This feeling is so new to me
I want to see you grow older
To be what a father should be;

I just don’t know ‘bout this system
Didn’t know it was really this bad
I don’t want you to be a victim
I just want to be your dad;

Yet I still hope for tomorrow
I know better days lie ahead
But for now I mask this sorrow
Some words are better left unsaid

My dear, I will leave you never
So you don’t have to be sad
This tie no one can sever
I’m always, forever, your dad.

Those words were written from the heart back then. Looking at it now, I smile because things have worked out just fine. And my daughter is doing great.

 If you’re a parent and somehow you find yourself in the position that I was in so long ago, just know that your kids are always your kids. I don’t know if the law in your jurisdiction uses the term “visitation” or not. I do know that if you treasure your kids as you should, nothing can change the fact that your kids are yours and you have a great responsibility for them. Visitation, to me, is when they go to visit their grandparents or other relatives. When they are with you, they are at home – even if you and the other parent don't live together.
I hope that this post has been an encouragement to you, particularly if you’re a parent who’s learning how to live without your kids in the home all the time. Just give them your love always and sooner or later, it will all work itself out. You can raise well-adjusted, successful kids even while parenting apart.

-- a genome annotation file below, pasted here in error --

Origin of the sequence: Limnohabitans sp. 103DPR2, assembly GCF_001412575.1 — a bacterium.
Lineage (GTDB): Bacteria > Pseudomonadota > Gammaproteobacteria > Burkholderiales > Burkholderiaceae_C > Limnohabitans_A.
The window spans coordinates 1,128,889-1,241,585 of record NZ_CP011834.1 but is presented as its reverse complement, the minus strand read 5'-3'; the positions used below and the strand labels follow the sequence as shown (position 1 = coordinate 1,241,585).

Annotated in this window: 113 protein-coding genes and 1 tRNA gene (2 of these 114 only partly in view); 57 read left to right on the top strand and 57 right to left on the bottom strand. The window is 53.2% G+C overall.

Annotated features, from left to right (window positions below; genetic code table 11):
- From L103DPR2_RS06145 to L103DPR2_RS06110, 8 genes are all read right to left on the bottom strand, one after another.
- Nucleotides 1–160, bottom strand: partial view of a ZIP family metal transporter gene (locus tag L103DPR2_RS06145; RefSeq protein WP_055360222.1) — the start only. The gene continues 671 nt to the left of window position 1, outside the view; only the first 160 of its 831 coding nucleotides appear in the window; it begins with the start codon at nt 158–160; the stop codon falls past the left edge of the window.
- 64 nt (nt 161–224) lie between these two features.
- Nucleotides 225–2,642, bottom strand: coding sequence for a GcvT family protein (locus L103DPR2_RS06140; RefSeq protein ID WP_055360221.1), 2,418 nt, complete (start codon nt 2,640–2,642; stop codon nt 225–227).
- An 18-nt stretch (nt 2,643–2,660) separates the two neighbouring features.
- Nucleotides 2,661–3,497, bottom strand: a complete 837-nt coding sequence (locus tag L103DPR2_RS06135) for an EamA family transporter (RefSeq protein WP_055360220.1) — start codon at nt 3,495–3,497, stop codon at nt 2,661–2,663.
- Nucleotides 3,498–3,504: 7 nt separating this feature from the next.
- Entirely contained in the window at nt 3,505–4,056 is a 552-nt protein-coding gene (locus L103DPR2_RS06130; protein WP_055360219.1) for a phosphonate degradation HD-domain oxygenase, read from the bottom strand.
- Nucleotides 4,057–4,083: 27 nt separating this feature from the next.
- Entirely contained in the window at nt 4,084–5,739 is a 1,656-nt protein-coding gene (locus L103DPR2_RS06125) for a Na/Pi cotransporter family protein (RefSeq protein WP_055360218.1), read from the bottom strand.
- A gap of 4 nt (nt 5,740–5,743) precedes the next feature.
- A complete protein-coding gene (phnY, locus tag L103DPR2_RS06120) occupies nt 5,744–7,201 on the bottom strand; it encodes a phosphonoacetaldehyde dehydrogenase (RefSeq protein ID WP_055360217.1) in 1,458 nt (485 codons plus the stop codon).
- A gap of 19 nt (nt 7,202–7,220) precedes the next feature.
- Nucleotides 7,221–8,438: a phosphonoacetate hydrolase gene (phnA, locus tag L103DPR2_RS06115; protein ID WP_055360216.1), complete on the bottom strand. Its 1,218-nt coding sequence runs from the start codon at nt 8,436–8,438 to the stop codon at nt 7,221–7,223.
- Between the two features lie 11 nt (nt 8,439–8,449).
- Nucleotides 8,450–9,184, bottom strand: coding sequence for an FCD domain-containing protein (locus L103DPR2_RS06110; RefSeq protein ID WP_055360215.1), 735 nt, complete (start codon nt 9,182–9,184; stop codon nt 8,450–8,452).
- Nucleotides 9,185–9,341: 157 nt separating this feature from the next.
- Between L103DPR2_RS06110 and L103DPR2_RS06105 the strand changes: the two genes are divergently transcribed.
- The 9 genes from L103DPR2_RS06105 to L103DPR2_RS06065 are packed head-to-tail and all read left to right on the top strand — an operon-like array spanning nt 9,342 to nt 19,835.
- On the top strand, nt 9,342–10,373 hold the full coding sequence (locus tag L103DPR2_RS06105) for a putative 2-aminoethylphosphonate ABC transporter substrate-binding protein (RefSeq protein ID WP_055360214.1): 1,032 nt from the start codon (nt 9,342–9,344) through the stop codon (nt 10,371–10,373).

Enjoy yourself today.

The Upbeat Dad


  1. I love the way you put this. And, it is very true, that a child has two homes and should feel equally at home in each, after all, you are both her parents whether your are married or not, which is the are still her parents. Great that the laws are changing in some states!

  2. I understand you completely. I wish my children's father had ever been as involved. Never been to a single doctor's visit, no parent-teacher conferences, traveled all the time while I stayed at home. I handled everything in our child's lives. Now, we are newly divorced and he is screaming about his parental rights. Rights he didn't even consider while we were still all living under the same roof, when he was home that is. I appreciate your point of view, but this is hard to swallow when I look at the behavior of the man my children have to call father the rest of their lives. I will spend a great deal of my time rebuilding their self-esteem because his "talk the talk but won't walk the walk" behavior does greatly affect them.